When I moved to Bay Park I signed up with Nextdoor in this area. Out of frustration and running extremely low on disinfectant spray and toilet paper I posted on Nextdoor and offered an exchange of paper towels for anyone who had what we needed.

Within a very short time, the answers started coming in. I was told what stores had toilet paper. Then the offers started. Thanks to Emma, we now have Lysol disinfectant and TP. She even threw in some Clorox wipes. Thanks to Howard we have enough TP not to worry about running out. Today I got another offer for TP. I turned the offer down and told Bobby to hold onto it until the next person in need surfaces. I have now experienced another amazing Nextdoor community and I am grateful.

Nextdoor has shown me a sense of community. The kindness of people has shone through. The willingness of individuals to help others continues to be a wonderful experience for me. It has shown me the kindness of others, and the willingness to help, no matter what the crisis is. People care about their neighborhoods and they care about each other. They may not always agree yet they continue to support and help each other. They create strong communities through this social media platform.

Besides communicating and pleas for help, Nextdoor also had a market place where you can shop locally for free or sale items. Because it is local all one has to do is drive somewhere in the neighborhood to pick it up. Local Businesses, Real Estate, Lost & Found, Events and more are listed. I have to admit I have not taken the time to explore it in depth. I do know that Nextdoor will remain a part of my life wherever I roam in my little RV.

I will always be grateful to those who reached out to me and my friends when the plea for supplies was posted. Thank you, Bay Park, thank you, Santee, and for all those communities that are out there helping, supporting and caring about each other.

Tour Guiding-A Stolen Bike & A New Bike

Guiding at Torrey Pines Golf Course

In 1997 I quit my career as a nurse. After taking a year off, going back to school and having fun,  I began a search for a new career. A small ad in the local newspaper guided me into a career that continued until I retired. For fourteen years I was a Tour Guide in San Diego and a Tour Director, taking seniors and other ages, on tours throughout the United States, Canada, Alaska, Mexico, and South America. It was a great job and one I was well suited for. Often I was the one who stood at the front of the bus with a microphone in hand, giving tours, maintaining a sense of humor, and guiding everyone to have a good time.

What makes up a good tour guide or director:

  • Knowledge. One has to be willing to research often on the places they guide. Guests expect you to know every rock, tree, flower, and more. In San Diego, I took avail of any local tours, refreshing myself on the local facts and lore. I read books and asked lots of questions. When I was planning an outbound tour, I was often busy for up to six weeks before a trip, preparing and refreshing my knowledge.
  • Humor. When all else fails a good sense of humor will push one through the roughest of patches.
  • Kindness and Caring. What made me so well suited for this job was the fact that I really cared about each person, even the difficult ones, on my trips and tours around San Diego. My goal was to make sure everyone had the best experience possible. I always hoped there might be a “wow” moment for each individual.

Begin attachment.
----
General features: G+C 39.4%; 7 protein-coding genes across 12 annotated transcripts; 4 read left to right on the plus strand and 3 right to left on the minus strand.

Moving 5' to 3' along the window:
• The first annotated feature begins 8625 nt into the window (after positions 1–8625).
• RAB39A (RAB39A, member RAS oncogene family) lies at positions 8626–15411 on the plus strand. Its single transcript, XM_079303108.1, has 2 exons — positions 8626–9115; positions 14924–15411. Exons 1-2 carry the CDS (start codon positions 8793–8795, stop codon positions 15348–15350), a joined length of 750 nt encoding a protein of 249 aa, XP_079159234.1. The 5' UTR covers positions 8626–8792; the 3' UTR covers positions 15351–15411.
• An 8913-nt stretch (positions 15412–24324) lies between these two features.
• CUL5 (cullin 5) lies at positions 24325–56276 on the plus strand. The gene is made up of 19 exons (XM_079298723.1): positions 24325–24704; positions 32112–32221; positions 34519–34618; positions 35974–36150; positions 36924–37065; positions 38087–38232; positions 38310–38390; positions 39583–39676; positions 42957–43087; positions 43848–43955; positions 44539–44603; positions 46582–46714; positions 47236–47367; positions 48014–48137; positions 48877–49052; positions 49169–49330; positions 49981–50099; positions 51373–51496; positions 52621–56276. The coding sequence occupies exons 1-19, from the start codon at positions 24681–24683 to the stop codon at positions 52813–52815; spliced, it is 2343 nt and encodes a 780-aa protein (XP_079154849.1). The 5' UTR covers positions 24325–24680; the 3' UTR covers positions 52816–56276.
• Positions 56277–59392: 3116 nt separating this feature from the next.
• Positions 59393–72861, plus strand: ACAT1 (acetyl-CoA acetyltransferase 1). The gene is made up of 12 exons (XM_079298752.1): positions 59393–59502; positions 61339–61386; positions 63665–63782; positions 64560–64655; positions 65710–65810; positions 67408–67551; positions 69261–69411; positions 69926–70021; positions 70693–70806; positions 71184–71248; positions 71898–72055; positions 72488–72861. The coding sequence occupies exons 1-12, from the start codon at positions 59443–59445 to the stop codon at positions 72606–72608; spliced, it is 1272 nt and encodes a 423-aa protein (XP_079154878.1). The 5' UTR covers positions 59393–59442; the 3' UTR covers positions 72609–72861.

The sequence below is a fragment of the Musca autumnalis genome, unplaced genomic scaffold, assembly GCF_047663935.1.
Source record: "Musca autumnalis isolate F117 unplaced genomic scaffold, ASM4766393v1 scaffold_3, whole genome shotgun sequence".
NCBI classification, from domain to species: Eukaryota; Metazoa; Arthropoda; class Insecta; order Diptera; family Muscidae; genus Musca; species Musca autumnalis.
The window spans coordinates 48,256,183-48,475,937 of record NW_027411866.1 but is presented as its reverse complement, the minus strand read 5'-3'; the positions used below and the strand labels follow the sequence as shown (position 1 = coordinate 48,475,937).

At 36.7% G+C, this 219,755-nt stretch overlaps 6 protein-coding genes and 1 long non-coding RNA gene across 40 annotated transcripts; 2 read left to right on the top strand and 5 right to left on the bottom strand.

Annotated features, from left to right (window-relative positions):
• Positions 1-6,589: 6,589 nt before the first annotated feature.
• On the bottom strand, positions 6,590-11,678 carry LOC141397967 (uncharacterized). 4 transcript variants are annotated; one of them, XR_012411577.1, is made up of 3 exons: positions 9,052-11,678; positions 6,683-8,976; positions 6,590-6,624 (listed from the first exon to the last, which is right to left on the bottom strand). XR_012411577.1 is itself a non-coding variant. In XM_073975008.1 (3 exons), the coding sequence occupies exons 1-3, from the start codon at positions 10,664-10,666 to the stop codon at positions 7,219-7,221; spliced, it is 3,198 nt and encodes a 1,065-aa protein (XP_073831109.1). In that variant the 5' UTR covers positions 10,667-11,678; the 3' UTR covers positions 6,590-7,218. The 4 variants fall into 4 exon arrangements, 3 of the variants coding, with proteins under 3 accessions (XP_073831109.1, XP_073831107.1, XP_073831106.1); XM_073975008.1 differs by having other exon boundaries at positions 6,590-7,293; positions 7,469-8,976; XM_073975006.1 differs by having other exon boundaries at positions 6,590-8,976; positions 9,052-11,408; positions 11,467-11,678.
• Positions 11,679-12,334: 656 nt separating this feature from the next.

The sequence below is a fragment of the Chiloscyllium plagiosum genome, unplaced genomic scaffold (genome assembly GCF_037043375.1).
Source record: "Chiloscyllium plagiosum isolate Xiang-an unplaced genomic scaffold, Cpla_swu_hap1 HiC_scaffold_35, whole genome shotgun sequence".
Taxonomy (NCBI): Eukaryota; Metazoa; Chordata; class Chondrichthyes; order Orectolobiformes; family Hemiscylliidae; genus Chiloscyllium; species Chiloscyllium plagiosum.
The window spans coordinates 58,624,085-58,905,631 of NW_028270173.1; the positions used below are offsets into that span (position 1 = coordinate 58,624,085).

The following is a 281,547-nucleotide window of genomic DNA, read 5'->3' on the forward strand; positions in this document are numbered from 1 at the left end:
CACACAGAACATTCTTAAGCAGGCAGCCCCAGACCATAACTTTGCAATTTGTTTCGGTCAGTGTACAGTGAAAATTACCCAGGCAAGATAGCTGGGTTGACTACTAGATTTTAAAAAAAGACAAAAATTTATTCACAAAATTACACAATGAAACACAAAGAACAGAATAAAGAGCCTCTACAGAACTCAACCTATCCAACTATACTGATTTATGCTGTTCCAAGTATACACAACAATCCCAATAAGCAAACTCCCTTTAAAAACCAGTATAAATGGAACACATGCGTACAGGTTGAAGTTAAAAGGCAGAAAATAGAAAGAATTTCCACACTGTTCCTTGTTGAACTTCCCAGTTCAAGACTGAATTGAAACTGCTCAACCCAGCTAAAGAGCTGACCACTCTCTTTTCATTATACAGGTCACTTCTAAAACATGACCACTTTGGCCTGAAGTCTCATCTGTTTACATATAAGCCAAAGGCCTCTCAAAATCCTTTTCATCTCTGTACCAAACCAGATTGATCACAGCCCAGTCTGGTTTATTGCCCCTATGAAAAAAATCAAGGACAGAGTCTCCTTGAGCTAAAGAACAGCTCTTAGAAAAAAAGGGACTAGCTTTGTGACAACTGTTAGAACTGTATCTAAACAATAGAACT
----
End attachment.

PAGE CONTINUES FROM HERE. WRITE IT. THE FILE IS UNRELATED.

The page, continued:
• A willingness to lose sleep. Long after my guests were off to dreamland I was up studying for the next day. If someone was ill in the middle of the night, I was up with them.
  • Flexibility and no I don’t mean that I can touch my toes. When things go wrong on a trip or tour, a good tour guide or tour director needs to be able to change things on the fly.
  • Generally, we need to know how everything works. Where do we meet guests at the airport? Where can the motorcoaches pick up and drop off? How do we register these guests for a conference? What roads do I take to get from point A to point B? The list goes on.

What really made this job worthy of my time, especially on a local level was the sense of community among the local tour guides. Part of work, was meeting up with the other tour guides. I looked forward to seeing everyone I worked with. The tour guides in San Diego are a tight-knit group. We all know each other, we lament with each other, share the joys and gossip, and enjoy hanging out with each other. I love the local tour guides.

My sweet red bike

A few days ago my beloved road bike was stolen. Sigh. As with almost everything I own, it carries a story with it. It is a fast little red Jamis road bike.  Jim, my now deceased husband bought it for me. I loved that bike. I loved riding it with him. After he died I found that riding my bike was the type of sport I still loved the most. When my bike disappeared I was heartbroken and at a bit of loss about what to do.

I immediately discovered grief, again. I know I have to grieve for the loss of this precious bike. Life is about impermanence and this is being taught to me again. Sigh.

I know that I will get a new road bike. I love riding too much to be without one. Until then what was I suppose to do? I went on Facebook (yes I know some of you are not fond of social media) posted on my personal page that I had my bike stolen, and was wondering if anyone had a bike I could borrow until I could buy another bike. Within an hour, yes an hour, a fellow tour guide, Jay, posted on my page that he had a bike that was given to him by another tour guide, Bev, and he wanted to give it to me. I went to his house which is very close to where I am staying, took it for a ride, and came home with a Cannondale M300 mountain bike.